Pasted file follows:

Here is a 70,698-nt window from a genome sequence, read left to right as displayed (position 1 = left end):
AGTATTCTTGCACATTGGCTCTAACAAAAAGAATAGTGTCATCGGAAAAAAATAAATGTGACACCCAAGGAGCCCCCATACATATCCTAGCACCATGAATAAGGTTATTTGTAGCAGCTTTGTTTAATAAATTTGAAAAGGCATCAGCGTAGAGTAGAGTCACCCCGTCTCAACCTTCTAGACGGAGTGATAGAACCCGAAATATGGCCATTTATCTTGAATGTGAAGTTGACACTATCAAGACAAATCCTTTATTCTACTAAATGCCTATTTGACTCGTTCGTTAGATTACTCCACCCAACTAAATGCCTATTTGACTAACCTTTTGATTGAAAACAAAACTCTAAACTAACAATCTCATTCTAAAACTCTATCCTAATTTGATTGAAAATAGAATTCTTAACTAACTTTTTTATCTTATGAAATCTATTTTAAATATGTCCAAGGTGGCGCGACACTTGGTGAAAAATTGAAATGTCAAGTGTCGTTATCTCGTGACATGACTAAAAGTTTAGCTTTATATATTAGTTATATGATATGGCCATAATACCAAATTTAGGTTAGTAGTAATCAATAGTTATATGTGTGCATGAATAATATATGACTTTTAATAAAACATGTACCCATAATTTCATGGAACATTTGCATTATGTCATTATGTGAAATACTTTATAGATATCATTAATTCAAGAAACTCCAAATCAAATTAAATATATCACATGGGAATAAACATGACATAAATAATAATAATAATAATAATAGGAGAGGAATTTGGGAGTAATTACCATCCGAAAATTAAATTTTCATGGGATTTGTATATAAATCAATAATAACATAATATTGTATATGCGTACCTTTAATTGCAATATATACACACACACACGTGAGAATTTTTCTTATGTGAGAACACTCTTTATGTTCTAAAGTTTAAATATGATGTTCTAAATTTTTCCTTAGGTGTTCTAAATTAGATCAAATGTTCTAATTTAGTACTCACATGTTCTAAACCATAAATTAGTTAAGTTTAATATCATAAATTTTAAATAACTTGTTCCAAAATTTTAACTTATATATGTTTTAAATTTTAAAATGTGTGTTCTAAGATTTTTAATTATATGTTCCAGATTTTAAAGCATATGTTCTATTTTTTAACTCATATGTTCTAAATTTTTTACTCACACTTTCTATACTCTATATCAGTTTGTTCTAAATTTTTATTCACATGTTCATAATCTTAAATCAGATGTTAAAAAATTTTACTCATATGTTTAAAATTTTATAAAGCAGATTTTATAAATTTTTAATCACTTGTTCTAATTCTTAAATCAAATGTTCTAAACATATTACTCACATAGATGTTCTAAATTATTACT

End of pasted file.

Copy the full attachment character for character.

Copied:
Here is a 70,698-nt window from a genome sequence, read left to right as displayed (position 1 = left end):
AGTATTCTTGCACATTGGCTCTAACAAAAAGAATAGTGTCATCGGAAAAAAATAAATGTGACACCCAAGGAGCCCCCATACATATCCTAGCACCATGAATAAGGTTATTTGTAGCAGCTTTGTTTAATAAATTTGAAAAGGCATCAGCGTAGAGTAGAGTCACCCCGTCTCAACCTTCTAGACGGAGTGATAGAACCCGAAATATGGCCATTTATCTTGAATGTGAAGTTGACACTATCAAGACAAATCCTTTATTCTACTAAATGCCTATTTGACTCGTTCGTTAGATTACTCCACCCAACTAAATGCCTATTTGACTAACCTTTTGATTGAAAACAAAACTCTAAACTAACAATCTCATTCTAAAACTCTATCCTAATTTGATTGAAAATAGAATTCTTAACTAACTTTTTTATCTTATGAAATCTATTTTAAATATGTCCAAGGTGGCGCGACACTTGGTGAAAAATTGAAATGTCAAGTGTCGTTATCTCGTGACATGACTAAAAGTTTAGCTTTATATATTAGTTATATGATATGGCCATAATACCAAATTTAGGTTAGTAGTAATCAATAGTTATATGTGTGCATGAATAATATATGACTTTTAATAAAACATGTACCCATAATTTCATGGAACATTTGCATTATGTCATTATGTGAAATACTTTATAGATATCATTAATTCAAGAAACTCCAAATCAAATTAAATATATCACATGGGAATAAACATGACATAAATAATAATAATAATAATAATAGGAGAGGAATTTGGGAGTAATTACCATCCGAAAATTAAATTTTCATGGGATTTGTATATAAATCAATAATAACATAATATTGTATATGCGTACCTTTAATTGCAATATATACACACACACACGTGAGAATTTTTCTTATGTGAGAACACTCTTTATGTTCTAAAGTTTAAATATGATGTTCTAAATTTTTCCTTAGGTGTTCTAAATTAGATCAAATGTTCTAATTTAGTACTCACATGTTCTAAACCATAAATTAGTTAAGTTTAATATCATAAATTTTAAATAACTTGTTCCAAAATTTTAACTTATATATGTTTTAAATTTTAAAATGTGTGTTCTAAGATTTTTAATTATATGTTCCAGATTTTAAAGCATATGTTCTATTTTTTAACTCATATGTTCTAAATTTTTTACTCACACTTTCTATACTCTATATCAGTTTGTTCTAAATTTTTATTCACATGTTCATAATCTTAAATCAGATGTTAAAAAATTTTACTCATATGTTTAAAATTTTATAAAGCAGATTTTATAAATTTTTAATCACTTGTTCTAATTCTTAAATCAAATGTTCTAAACATATTACTCACATAGATGTTCTAAATTATTACT